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Reframing the Climate Change Narrative

March 4, 2010

Prof Ann Florini, Prof Arvind Subramanian and Mr Um Woochong

 Today, I attended a lecture titled “Reframing the Climate Change Narrative” at the Lee Kuan Yew School of Public Policy. The lecture featured Professor Arvind Sabramanian and Mr Um Woochong.

The lecture lasted for about one and a half hours, and it saw Professor Sabramanian stating his stand on the Copenhagen Accord, and suggesting how we might reframe the climate change narrative away from what he calls “bad” narrative, as opposed to “wrong” by following 3 principles.

These principles should guide equity, which Professor Subramanian argues is an important aspect of climate change that is often neglected. He however, was quick to note that he comes from a developing world and Asian perspective. He suggests the 3 principles as an alternative to the views of the US, EU and developing countries today. He explains the bad” narratives as:

  • The U.S. has a lack of empathy to un-met energy needs of the developing world. This comes in the form of trade sanctions aimed at emissions reduction.
  • The EU takes a softer stand but believes in the “magic wand” of financial  transfers to effect change.
  • Developing countries have taken to play a role in the political blame game and to deploy notions of “historic responsibility”, which is often come under fire with retorts about “population size” in developing countries by the developed world. This is what Prof Sabramanian argues to be the rhetoric of recrimination.


So, here are the 3 principles which he argues, aims to reframe the climate change narrative towards equitable change with regard to climate change.

  1. Energy services, not emissions should be targetted to effect change. This is because people consume energy, not emissions. The “development” of right is not to emissions but to consumer access to “consumption of direct energy-based services” (CDERS).
  2. Historic basis for equity in energy services
  3. We should look to frontier (not historical) carbon efficiency and to embrace what the future holds.


He outlined the reasons for the 80:20 split recommended by the Stern Report as well as the UNDP and contended that this is a “completely unequitable”, especially in the absence of technological change today.

Professor Arvind Sabramanian

“Truely unprecedented revolution in technology is required”, he said.

So this pointed to the question: How can global cooperation facilitate technological revolution? Prof Sabramanian sought to answer this question first by explaining why priority should be placed on improving technology instead of putting pressures on developing countries to cut emissions.

He argued that, pressuring rich nations to cut emissions (by increasing efficiency and through funding of R&D, CDM etc) and more importantly, cutting emissions in timing and magnitude is the key to success. This forced technological advancement, which can thus help the developing world meet their energy needs for development and to recognize the importance of clean energy and technology.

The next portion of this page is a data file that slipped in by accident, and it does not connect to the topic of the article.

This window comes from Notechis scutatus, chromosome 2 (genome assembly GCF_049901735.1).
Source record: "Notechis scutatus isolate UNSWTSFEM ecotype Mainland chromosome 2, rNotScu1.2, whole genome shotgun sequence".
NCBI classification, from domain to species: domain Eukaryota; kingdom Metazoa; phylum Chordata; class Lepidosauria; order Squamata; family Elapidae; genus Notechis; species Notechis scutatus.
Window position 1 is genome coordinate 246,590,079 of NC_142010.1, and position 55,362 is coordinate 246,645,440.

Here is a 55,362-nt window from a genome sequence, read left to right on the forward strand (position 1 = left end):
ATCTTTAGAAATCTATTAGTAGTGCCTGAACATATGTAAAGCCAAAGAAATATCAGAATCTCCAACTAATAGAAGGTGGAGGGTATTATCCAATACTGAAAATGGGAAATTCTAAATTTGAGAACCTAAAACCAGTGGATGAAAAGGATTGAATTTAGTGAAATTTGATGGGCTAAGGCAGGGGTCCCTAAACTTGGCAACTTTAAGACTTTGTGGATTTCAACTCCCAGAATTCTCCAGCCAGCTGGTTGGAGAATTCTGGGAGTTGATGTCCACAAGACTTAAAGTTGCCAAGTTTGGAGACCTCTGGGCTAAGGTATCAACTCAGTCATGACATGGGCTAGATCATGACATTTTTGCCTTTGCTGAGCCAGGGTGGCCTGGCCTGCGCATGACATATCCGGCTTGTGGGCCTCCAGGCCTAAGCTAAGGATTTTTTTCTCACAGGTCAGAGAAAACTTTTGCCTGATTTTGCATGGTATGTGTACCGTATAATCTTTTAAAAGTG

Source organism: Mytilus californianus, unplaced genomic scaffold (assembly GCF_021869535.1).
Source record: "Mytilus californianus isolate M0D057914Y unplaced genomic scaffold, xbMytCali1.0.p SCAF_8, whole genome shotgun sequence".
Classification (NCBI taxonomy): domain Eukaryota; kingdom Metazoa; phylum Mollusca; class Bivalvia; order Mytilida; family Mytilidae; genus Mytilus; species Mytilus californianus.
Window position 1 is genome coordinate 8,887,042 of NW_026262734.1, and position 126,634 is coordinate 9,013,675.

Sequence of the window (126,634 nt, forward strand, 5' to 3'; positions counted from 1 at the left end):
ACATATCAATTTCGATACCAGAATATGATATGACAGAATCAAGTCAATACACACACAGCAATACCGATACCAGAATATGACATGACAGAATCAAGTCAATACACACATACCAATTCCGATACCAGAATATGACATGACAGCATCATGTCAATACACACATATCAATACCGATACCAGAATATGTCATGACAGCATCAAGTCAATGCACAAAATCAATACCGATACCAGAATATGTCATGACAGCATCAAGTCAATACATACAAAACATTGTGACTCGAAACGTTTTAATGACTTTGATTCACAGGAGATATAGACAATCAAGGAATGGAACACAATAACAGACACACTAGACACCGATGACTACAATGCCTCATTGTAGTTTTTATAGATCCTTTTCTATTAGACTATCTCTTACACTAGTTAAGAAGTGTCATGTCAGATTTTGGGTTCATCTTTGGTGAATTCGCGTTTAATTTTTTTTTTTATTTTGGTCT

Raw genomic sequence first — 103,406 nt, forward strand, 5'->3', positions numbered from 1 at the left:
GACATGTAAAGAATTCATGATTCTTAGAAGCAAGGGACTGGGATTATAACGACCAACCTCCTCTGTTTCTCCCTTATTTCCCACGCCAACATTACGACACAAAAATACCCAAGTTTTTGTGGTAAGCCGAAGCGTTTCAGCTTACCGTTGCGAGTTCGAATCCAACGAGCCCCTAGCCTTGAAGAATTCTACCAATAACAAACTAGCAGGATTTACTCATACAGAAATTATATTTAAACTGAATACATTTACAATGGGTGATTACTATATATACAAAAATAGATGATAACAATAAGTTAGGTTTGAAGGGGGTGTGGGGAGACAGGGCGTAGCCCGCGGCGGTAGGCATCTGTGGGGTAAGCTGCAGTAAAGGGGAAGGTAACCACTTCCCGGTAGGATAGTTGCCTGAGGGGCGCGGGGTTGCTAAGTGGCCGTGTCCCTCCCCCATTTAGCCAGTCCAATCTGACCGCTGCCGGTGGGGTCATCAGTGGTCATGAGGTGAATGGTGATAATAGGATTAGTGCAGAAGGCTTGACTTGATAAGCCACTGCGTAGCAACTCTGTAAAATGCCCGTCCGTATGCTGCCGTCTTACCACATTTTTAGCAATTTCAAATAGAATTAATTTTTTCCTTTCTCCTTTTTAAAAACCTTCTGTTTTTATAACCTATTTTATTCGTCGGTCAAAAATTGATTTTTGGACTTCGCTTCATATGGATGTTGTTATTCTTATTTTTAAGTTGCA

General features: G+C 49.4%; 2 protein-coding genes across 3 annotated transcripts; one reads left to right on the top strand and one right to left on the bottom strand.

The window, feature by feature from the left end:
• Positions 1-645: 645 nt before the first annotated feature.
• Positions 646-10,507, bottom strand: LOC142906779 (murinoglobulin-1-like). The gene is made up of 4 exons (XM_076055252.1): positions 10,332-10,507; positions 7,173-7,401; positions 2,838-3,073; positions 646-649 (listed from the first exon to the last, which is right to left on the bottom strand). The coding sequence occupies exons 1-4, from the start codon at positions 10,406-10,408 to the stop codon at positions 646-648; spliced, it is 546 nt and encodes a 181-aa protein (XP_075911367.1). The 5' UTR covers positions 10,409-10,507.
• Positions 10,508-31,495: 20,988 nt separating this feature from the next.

“The poor cannot and must not be asked to take emissions reduction targets, given the state of technology today”, Prof Sabramanian argued because it would be completely inequitable.

He also recognized that the developing world will be happy with this kind of reframing of the climate change narrative because it would easily come across as that they had less to adhere to or avoid emissions reductions totally! He called them “sovereignistas” (developing countries) in that they hoped to get away with not doing much, especially in the wake of the Copenhagen Accord.

But Prof Sabramanian said that instead of this, that developing countries should aim to ask “What is it that we need to do to avoid emissions cuts (that will compromise un-met energy needs) and to push the developed world to fund technological revolutions?” rather than “How little can we get away with?”

Mr Um Woochong from the Asian Development Bank was also present and he outlined the ADB’s response to climate change and their priorities. These include

  1. Scaling up clean energy
  2. Sustainable transport and urban development
  3. Managing land use and forests for carbon sequestration
  4. Promoting climate resilient development e.g. health issues
  5. Strengthening policies, governance and capacity in Asia

He also briefly mentioned ADB’s financing modalities and 2 important funds that ADB is rolling out in the bid towards climate action. These are

  • Asia Pacific Carbon Fund
  • Future Carbon Fund

Mr Um suggested that the carbon credits sold are a significant way that ADB can raise money to build clean projects in Asia and to slowly but surely work towards sustainable development in Asia. #

Prof Ann Florini taking questions from the floor

All in all, I thought the lecture was a highly insightful one, especially from an Asian perspective. I agree that there are problems with how discourses surrounding climate change are so politicized and I liked how Prof Subramanian categorized the 3 different opinions of the UK, EU and developing world although it is rather simplified. I think that there should be more done to get the word out to the public, and to get more people to understand that without ironing out details like these and sorting out the narrative behind climate change, it will be a significant challenge to the public and for politicians to truely effect change through policy.

Any thoughts?



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